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Past News Items - May 2013

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In the News

Loma Linda University Medical Center’s Proton Treatment and Research Center Announces Multiple Clinical Trials Open to Patients

New Study Shows Effects of Medicinal Mushroom Extract on Pancreatic Cancer Cells

Elevation of Brain Magnesium Reverses Memory Deficits in Alzheimer Mice

Massage Therapy Is a Powerful Tool For Pain Relief

AbbVie and Alvine to Collaborate on Investigational Oral Therapy for Celiac Disease

Pharmax Probiotic Formulas Approved for Post Antibiotic Care and IBS Relief

Emerson Ecologics Announces Four Award Recipients of the 2013 Emerson Grant Program

New Evidence on Role of Food in Gastrointestinal Disorders

What Women Really Want

When Fat Is Good: Brown Adipose Tissue (BAT) Shows Potential As Obesity Buster

Groundbreaking New Documentary “NURSES If Florence Could See Us Now” in Celebration of National Nurses Week

New Therapy May Show Potential for Management of Inflammatory Bowel Disease (IBD)

Released: 05/30/13

Loma Linda University Medical Center’s Proton Treatment and Research Center Announces Multiple Clinical Trials Open to Patients

Loma Linda University Medical Center (LLUMC) currently has openings in eight clinical trials for patients with certain types of cancers of the breast, prostate, liver, esophagus, and pancreas as well as those with soft-tissue sarcoma. All of the trials involve the use of proton therapy and are approved by the Institutional Review Board, the independent national committee that oversees such trials.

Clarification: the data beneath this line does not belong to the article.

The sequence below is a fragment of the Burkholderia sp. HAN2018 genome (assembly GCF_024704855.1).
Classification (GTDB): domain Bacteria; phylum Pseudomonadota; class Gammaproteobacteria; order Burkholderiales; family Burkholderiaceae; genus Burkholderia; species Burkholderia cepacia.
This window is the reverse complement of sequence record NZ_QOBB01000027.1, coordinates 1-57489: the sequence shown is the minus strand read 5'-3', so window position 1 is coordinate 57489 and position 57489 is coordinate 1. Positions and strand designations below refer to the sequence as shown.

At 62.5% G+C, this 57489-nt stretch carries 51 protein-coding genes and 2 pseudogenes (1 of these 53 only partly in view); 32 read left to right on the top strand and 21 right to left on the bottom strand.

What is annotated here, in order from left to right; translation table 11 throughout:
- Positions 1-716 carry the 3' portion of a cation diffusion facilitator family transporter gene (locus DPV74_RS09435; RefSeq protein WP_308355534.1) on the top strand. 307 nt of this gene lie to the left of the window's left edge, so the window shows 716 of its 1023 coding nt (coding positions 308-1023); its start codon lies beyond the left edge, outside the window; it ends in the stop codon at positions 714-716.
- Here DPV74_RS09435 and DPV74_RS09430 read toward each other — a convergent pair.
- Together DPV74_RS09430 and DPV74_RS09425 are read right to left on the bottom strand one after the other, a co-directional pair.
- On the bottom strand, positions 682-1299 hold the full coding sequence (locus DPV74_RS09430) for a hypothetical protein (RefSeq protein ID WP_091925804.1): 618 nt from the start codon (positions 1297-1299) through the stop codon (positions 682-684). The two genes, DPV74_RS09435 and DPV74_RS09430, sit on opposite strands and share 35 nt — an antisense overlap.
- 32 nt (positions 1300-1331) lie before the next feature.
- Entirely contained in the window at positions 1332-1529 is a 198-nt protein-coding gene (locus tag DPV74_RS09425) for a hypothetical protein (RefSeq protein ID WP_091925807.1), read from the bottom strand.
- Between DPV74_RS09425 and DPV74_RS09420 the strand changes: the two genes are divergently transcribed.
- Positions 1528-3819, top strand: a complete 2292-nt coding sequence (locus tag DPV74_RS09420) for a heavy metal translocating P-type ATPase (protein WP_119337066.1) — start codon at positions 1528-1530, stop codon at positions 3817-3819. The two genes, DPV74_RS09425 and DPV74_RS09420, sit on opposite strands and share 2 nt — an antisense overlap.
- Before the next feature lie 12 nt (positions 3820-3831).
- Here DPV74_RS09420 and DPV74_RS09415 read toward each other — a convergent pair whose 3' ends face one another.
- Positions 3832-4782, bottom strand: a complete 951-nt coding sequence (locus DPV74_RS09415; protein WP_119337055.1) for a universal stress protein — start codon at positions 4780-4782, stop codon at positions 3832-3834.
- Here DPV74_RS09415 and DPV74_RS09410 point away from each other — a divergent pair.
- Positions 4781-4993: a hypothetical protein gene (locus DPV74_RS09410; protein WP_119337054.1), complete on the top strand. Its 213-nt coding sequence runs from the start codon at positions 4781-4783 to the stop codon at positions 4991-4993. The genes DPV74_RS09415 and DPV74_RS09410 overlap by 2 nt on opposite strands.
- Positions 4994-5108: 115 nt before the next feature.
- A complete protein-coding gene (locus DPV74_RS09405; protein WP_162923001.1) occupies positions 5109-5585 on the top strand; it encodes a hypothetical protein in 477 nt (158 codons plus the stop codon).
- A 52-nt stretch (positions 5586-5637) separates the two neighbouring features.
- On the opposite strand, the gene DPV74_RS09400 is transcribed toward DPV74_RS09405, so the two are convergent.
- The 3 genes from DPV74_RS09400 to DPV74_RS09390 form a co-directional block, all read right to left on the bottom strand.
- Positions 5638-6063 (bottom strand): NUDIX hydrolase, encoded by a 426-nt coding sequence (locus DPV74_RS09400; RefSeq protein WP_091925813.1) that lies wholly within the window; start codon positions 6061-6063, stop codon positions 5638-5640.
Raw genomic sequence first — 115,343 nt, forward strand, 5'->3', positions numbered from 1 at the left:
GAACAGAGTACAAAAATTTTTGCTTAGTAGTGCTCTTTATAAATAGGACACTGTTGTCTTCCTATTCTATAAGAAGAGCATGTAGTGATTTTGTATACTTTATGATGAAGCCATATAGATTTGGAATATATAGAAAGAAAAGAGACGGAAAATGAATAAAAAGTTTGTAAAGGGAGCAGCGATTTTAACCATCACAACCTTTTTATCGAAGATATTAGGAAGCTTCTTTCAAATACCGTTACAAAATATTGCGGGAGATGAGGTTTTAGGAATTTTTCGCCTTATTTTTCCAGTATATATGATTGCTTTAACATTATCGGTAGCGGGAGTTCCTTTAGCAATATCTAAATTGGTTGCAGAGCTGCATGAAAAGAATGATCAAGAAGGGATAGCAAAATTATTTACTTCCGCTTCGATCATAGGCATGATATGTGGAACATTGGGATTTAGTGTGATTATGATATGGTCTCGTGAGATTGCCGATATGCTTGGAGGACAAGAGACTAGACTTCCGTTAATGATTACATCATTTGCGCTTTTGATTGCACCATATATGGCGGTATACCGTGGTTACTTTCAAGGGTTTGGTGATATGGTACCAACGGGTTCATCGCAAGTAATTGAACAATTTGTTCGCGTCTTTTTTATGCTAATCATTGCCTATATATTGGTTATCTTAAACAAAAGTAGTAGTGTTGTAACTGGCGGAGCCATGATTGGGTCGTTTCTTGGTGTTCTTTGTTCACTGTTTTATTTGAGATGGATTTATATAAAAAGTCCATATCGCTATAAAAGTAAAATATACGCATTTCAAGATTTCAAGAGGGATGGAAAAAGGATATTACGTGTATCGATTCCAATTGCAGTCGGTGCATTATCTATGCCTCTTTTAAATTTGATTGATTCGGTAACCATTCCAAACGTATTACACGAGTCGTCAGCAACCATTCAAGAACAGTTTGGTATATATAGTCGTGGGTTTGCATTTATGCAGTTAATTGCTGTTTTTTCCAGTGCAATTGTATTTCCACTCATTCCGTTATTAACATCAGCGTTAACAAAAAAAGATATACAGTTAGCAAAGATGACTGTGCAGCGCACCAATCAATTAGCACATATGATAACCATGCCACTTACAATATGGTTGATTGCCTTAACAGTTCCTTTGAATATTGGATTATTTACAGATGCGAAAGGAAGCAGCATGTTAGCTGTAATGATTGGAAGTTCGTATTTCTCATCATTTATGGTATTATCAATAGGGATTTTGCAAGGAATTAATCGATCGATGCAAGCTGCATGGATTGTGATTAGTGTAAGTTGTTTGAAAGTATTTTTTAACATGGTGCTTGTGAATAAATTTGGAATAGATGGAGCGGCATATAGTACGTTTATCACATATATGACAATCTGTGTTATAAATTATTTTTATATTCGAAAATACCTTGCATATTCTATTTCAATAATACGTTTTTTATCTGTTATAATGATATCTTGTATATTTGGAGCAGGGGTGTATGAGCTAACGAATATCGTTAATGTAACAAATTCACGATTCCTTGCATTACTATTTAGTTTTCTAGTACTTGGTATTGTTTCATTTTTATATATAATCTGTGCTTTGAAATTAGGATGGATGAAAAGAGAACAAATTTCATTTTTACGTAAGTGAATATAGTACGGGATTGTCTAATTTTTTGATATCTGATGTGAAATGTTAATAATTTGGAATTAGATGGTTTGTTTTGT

The use of proton beam radiation as a cancer treatment was developed and brought to use by scientists at LLUMC more than 20 years ago. Since that time Loma Linda’s Proton Treatment & Research Center has cared for more than 15,000 cancer patients, making it the most dynamic proton treatment center in the world.

“The ongoing study of proton therapy helps to enhance patient care and furthers the technology as the premiere radiation treatment modality for cancer and other diseases,” said Jerry D. Slater, MD, chairman of the LLUMC Proton Treatment & Research Center. “Our clinical research studies provide us with the platforms to improve existing cancer treatment protocols and develop new protocols to treat other diseases.”

The proton beam’s structure makes it the most precise form of radiation. Its pinpoint accuracy allows proton beams to target a specific area while sparing surrounding healthy tissue. “We are continually looking at increasing proton treatment’s safety and reducing its side effects in comparison to other forms of radiation therapy, with the ultimate goal to improve and streamline treatment strategies,” Dr. Slater said.

Current trials qualified patients can join include: